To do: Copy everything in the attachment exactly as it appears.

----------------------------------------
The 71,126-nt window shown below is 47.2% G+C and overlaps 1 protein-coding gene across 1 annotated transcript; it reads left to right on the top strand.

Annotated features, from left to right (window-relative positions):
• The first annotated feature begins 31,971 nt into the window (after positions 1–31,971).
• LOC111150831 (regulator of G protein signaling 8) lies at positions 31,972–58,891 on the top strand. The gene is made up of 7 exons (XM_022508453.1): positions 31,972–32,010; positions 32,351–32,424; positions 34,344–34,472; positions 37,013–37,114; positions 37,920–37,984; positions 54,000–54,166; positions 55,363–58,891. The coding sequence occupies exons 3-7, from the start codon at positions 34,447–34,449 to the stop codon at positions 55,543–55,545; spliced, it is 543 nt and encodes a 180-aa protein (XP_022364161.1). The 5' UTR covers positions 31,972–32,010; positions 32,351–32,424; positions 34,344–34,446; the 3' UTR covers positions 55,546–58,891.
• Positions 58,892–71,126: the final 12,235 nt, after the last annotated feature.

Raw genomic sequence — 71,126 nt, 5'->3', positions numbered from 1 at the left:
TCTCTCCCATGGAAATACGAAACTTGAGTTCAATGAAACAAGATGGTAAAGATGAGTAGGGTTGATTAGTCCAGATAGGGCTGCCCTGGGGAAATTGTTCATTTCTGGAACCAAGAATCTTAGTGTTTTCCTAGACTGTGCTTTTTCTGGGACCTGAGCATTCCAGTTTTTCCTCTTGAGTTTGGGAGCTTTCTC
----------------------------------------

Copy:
The 71,126-nt window shown below is 47.2% G+C and overlaps 1 protein-coding gene across 1 annotated transcript; it reads left to right on the top strand.

Annotated features, from left to right (window-relative positions):
• The first annotated feature begins 31,971 nt into the window (after positions 1–31,971).
• LOC111150831 (regulator of G protein signaling 8) lies at positions 31,972–58,891 on the top strand. The gene is made up of 7 exons (XM_022508453.1): positions 31,972–32,010; positions 32,351–32,424; positions 34,344–34,472; positions 37,013–37,114; positions 37,920–37,984; positions 54,000–54,166; positions 55,363–58,891. The coding sequence occupies exons 3-7, from the start codon at positions 34,447–34,449 to the stop codon at positions 55,543–55,545; spliced, it is 543 nt and encodes a 180-aa protein (XP_022364161.1). The 5' UTR covers positions 31,972–32,010; positions 32,351–32,424; positions 34,344–34,446; the 3' UTR covers positions 55,546–58,891.
• Positions 58,892–71,126: the final 12,235 nt, after the last annotated feature.

Raw genomic sequence — 71,126 nt, 5'->3', positions numbered from 1 at the left:
TCTCTCCCATGGAAATACGAAACTTGAGTTCAATGAAACAAGATGGTAAAGATGAGTAGGGTTGATTAGTCCAGATAGGGCTGCCCTGGGGAAATTGTTCATTTCTGGAACCAAGAATCTTAGTGTTTTCCTAGACTGTGCTTTTTCTGGGACCTGAGCATTCCAGTTTTTCCTCTTGAGTTTGGGAGCTTTCTC